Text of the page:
The March 14th Seattle Times front page “Traffic Lab” article, “I-90 light-rail cost estimate takes a $225 million jump” is just the latest chapter in the saga dealing with an East Link problem that began nearly 12 years ago.
East Link was the first attempt to put light rail on a “floating bridge”. The problem was assuring the “expansion joints” connecting the floating and fixed portions of the bridge could withstand the loads from light rail trains. In Sept 2005, the WSDOT thought they'd demonstrated the I-90 Bridge/light rail compatibility using flat bed trucks to simulate light rail cars. They claimed the “results of the test confirmed previous findings that the bridge can be structurally retrofitted to carry the loads associated with the light rail system under consideration, in addition to general traffic on the roadway”.
Apparently the Washington Sate Legislature Joint Transportation Committee (JTC) was not satisfied because they commissioned an independent review team (IRT) to evaluate the bridge design with light rail. The results of the IRT study included the following:
Several issues could affect project cost estimates and schedules and therefore should be resolved at the earliest states of the project design. One issue deals with a required design element (LRT Expansion Joint Tract Bridge) has no history of use on floating bridges, and therefore requires careful study and testing in the early stages of the project.
Since many of the issues require additional study, analysis, and design the IRT recommends that an independent review or peer review panel be organized to provide oversight throughout the LRT East Link design process.
In response to these IRT concerns ST, three months later in the Dec 2008 DEIS included the following statement regarding floating bridge/light rail compatibility:
The IRT concluded that all issues identified as potentially affecting feasibility can be addressed.
The U.S. Department of Transportation Federal Highway Administration had similar concerns in a February 2009 letter responding to Sound Transits 2008 DEIS for the East Link Project included the following:
“We do not agree that there has been enough work done to justify the conclusion that it is feasible to design a light rail track system to accommodate the movements of the I-90 floating bridge” and “there is additional work to be done to determine if it is feasible to design an expansion joint to accommodate light rail”.
Yet, two years later the ST 2011 FEIS included the same confident response as the 2008 DEIS.
Finally in 2012, four years after the IRT recommended “careful study and testing in the early stages of the project” ST signed a $28M (later $36M) contract with Parsons Brinckerhoff (PB) to finish the design. It was presumably their expansion joint design ST demonstrated at the Transportation Technology Center in Pueblo, Colo. The tests, conducted during the summer and fall of 2013, were initially reported to be a success with claims their design passed with “flying colors”.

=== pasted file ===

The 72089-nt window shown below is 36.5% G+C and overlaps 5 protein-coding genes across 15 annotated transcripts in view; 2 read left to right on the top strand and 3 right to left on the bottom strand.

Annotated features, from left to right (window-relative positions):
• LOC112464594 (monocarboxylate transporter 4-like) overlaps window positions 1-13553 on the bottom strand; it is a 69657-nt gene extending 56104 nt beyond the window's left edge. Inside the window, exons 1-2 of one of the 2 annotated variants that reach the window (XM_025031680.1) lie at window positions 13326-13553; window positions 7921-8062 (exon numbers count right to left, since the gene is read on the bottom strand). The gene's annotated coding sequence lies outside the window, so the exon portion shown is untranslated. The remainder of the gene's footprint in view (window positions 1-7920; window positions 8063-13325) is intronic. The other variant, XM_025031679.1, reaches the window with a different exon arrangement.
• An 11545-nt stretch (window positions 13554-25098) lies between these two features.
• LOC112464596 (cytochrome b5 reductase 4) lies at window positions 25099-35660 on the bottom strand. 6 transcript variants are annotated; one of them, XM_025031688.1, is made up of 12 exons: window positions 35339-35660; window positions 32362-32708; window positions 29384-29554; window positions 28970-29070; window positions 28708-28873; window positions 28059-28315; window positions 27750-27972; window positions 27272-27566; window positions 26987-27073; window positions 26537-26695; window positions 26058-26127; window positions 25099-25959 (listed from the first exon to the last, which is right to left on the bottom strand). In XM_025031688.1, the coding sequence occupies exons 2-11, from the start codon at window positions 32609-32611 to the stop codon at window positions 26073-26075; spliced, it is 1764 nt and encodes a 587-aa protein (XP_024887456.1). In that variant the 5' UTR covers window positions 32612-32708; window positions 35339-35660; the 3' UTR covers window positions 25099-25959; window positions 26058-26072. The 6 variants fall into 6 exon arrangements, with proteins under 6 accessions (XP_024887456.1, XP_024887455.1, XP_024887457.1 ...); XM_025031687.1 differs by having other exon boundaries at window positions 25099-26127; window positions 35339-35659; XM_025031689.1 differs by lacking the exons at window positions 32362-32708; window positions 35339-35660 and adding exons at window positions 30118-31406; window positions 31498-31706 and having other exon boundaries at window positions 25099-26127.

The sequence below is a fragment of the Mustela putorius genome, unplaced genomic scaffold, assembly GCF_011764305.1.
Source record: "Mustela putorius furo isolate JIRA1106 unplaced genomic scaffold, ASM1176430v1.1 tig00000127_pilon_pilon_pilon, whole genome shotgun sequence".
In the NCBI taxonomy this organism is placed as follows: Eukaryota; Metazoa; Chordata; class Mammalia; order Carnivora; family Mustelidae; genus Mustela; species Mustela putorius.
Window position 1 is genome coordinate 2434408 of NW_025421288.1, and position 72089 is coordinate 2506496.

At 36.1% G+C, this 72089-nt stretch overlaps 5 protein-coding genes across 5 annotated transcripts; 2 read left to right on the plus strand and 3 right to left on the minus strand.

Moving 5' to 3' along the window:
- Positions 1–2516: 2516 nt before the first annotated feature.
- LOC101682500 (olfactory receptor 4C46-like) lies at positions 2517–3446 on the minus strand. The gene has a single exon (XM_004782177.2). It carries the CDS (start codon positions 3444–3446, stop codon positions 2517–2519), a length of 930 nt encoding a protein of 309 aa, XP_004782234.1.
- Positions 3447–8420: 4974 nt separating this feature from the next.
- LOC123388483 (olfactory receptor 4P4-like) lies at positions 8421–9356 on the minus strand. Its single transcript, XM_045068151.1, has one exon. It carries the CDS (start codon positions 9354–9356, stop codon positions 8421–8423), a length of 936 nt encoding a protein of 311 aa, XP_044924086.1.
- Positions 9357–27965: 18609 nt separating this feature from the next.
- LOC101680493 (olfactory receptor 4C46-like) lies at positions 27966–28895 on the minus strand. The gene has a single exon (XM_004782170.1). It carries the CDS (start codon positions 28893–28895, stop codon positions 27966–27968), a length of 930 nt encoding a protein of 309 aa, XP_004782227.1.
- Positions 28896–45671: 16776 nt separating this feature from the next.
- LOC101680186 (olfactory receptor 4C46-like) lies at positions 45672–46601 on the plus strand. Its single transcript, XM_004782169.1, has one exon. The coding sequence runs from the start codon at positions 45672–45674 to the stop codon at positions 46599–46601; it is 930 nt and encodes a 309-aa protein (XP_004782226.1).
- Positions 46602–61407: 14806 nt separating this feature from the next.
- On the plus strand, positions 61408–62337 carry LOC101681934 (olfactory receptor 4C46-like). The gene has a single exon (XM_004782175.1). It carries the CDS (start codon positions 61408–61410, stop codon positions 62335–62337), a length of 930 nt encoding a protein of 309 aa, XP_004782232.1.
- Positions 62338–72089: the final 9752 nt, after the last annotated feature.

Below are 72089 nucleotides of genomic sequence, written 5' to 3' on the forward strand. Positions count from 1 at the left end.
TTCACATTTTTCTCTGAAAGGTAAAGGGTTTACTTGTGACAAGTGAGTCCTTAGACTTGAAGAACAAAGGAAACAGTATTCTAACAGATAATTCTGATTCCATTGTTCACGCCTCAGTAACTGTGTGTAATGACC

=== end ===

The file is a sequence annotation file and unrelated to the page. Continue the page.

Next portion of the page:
Later, in a Jan 16th 2015 meeting with Bellevue City Council, ST claimed that, while they had not completed the bridge design, they still didn’t think it was a major problem. However they waited until August to announce plans to spend another $20 million to complete the design. While the Sound Transit board was reportedly “disappointed” with the recent design problems the WSDOT told them:
“We have not indentified any fatal flaws that would prevent light rail from being installed on this corridor”
Yet nine months later the March 24th 2016 Sound Transit board minutes included the following regarding the East Link extension:
“In the I-90 corridor the system design is at 90% and civil design is advancing to 90%. The independent review team (IRT) identified 23 issues as part of the preliminary engineering. Twenty-two issues have been closed and the staff is working to close the final issue.”
The fact that ST spent $38M on a design that initially passed with “flying colors” but subsequently “crashed” suggests the problems are, if not “fatal”, surely “serious”. That more effort was still needed nearly 9 months after signing the contract extension "suggests" the serious nature of the problem.
Now, twelve months later and more than two years after ST told the Bellevue City Council what wasn’t a major problem has required adding $225 million to the $486 million construction cost. Nearly 18 months after “disappointment” in August 2015 about spending $20 million completing the design the board apparently had no problem spending more than ten times that amount to fix the "flaws".
And the FHWA apparently has yet to approve the design. It’s also not clear whether the FHWA has approved ST closing the I-90 center roadway without some demonstration the R-8A configuration, which add the fourth lane to the outer roadways, can accommodate all cross lake vehicles; refuting their 2004 ROD conclusion the center roadway was still needed for vehicles.
Assuming East Link is allowed to proceed, the added $225 million simply adds to the cost of a fatally flawed light rail system. The East Link share of the DSTT capacity will provide about half the current peak bus capacity. That the only access to this limited capacity for I-90 corridor commuters will be the South Bellevue P&R doing nothing to ease the current congestion along that corridor. And East Link’s confiscation of center roadway will “likely” lead to increased outer roadway congestion. ST refuses to add the thousands of parking stalls needed to allow more commuters to use transit to even reach South Belllevue.
The bottom line is the vast majority of cross-lake commuters will never be able to use East Link leaving them the choice between paying very expensive fees on HOT lane or frequent gridlock on GP lanes. And now they're going to be required to pay even more.
That surely qualifies as a debacle.